Rare Venereal diseases
the science of keeping fit:
Keeping Fit, Department of Health and Human Services
fighting venereal disease in world war I
alexandra M. Lord
In 1917, when the United States entered World War I, mothers and wives wrote to President Wilson asking him to keep their boys and men “clean” and away from moral temptation. Government officials, who knew that war always sparked a rise in diseases in general and venereal disease in particular, shared this concern and just eleven days after war was declared, federal officials established the CTCA or Commission on Training Camp Activities.
Charged with providing activities which would prevent the “moral decay of soldiers, the CTCA developed what they called “The American Plan.” While European governments called for the use of medical measures to prevent the spread of venereal disease, the Americans maintained that sex education, combined with wholesome activities, could prevent an epidemic of venereal disease. By emphasizing abstinence, good sex education would provide soldiers and sailors with the necessary tools to control their sexual desires. In the words of one medical officer, “educational measures will eventually prove effective, except in cases of utter depravity which fortunately are rare.”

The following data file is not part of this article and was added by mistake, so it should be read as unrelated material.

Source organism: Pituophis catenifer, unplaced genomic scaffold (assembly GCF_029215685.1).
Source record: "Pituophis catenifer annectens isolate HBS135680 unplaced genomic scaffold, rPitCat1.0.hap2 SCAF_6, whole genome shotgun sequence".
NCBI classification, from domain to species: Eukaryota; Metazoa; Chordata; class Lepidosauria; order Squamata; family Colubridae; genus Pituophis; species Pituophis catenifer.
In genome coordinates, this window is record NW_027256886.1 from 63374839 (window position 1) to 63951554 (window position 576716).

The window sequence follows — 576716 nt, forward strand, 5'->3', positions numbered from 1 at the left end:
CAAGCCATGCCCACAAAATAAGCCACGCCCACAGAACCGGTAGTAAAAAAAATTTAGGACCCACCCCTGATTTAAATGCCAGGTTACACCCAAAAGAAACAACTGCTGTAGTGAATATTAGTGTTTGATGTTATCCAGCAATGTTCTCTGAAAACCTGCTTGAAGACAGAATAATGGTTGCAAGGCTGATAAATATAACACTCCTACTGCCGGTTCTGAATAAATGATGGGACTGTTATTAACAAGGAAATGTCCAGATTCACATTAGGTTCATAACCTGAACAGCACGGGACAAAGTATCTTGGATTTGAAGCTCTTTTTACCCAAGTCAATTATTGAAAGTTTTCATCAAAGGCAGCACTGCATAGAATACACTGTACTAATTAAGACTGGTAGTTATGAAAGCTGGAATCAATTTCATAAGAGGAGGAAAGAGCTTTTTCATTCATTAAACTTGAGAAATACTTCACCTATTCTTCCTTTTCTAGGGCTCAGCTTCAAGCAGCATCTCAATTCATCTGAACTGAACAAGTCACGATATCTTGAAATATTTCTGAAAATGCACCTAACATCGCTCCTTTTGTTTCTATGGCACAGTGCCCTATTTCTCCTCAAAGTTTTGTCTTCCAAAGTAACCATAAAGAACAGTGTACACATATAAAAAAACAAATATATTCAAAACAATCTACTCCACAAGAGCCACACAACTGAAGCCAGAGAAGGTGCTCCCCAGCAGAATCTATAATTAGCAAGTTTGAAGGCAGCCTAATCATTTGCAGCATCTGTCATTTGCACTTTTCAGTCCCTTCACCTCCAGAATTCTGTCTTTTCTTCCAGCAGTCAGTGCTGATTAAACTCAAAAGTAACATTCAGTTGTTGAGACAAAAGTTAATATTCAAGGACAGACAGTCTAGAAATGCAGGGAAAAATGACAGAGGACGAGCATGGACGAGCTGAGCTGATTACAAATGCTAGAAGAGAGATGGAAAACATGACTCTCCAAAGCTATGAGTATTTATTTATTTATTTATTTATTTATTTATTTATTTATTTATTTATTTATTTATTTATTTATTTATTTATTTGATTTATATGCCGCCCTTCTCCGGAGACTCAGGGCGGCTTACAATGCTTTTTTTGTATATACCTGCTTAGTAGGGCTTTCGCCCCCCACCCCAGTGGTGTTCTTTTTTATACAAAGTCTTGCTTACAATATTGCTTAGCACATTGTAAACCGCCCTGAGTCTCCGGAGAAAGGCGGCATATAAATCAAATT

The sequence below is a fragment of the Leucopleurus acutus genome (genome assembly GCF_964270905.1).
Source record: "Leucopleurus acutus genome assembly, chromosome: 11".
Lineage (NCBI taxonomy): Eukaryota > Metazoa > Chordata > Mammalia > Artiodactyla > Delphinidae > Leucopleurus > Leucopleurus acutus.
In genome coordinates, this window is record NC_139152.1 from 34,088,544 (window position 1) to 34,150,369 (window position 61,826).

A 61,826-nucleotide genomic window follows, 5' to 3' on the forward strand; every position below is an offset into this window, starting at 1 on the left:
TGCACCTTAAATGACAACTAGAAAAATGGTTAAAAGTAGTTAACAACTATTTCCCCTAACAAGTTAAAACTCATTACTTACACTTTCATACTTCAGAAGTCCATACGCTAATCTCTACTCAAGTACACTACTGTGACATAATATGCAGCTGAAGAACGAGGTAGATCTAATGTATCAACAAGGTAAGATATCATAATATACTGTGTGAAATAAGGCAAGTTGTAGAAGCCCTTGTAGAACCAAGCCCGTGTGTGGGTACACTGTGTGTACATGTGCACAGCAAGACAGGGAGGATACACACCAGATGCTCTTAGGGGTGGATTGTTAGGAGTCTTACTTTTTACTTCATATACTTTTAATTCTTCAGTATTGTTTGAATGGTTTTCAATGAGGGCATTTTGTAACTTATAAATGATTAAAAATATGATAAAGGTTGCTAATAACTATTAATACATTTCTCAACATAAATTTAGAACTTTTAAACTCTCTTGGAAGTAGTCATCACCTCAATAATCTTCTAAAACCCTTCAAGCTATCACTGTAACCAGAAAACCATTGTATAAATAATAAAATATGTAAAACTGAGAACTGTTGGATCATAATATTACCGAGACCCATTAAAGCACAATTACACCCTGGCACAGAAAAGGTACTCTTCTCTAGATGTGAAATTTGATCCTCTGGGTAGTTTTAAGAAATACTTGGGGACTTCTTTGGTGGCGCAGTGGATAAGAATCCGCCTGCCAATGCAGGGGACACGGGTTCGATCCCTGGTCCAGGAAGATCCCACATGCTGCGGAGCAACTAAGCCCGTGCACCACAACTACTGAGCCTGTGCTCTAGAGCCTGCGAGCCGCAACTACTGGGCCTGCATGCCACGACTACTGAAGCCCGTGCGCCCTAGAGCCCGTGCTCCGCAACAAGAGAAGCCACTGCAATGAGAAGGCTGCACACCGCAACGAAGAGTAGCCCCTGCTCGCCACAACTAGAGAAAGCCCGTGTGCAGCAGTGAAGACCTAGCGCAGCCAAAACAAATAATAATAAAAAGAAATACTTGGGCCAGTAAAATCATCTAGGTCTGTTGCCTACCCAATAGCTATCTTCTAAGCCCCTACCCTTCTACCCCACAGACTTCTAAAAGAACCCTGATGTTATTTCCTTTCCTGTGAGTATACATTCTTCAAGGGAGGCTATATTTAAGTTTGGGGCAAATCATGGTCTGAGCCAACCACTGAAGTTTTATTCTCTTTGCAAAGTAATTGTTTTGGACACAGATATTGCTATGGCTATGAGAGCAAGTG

But was depravity really rare and was the American military genuinely prepared to address this issue in their sex education programs?
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Book 1 - The StudentÂ's Manual of Venereal Diseases (2nd Ed.), Book 2 Â- Headaches; Their Nature, Causes and Treatment (3rd Ed.), Book 3 Â- Scrofula and its Gland Diseases, Book 4 Â- The Change in Life, in Health and Disease (4th Ed.), Book 5 Â- The Surgery of the Rectum, Book 6 Â- Clinical Lectures on the Diseases of Women delivered in Saint BartholomewÂ's Hospital, Book 7 Â- Syphilis and Marriage; Lectures delivered at the St. Louis Hospital, Paris
Book (New York: William Wood & Company (1881), Philadelphia: P. Blakiston, Son & Co. (1882), Philadelphia: Henry C. LeaÂ's Son & Co. (1883), Philadelphia: P. Blakiston, Son & Co. (1883), Philadelphia: Henry C. LeaÂ's Son & Co. (1881), Philadelphia: Henry C. LeaÂ's Son & Co. (1881), New York: D. Appleton and Company (1882),)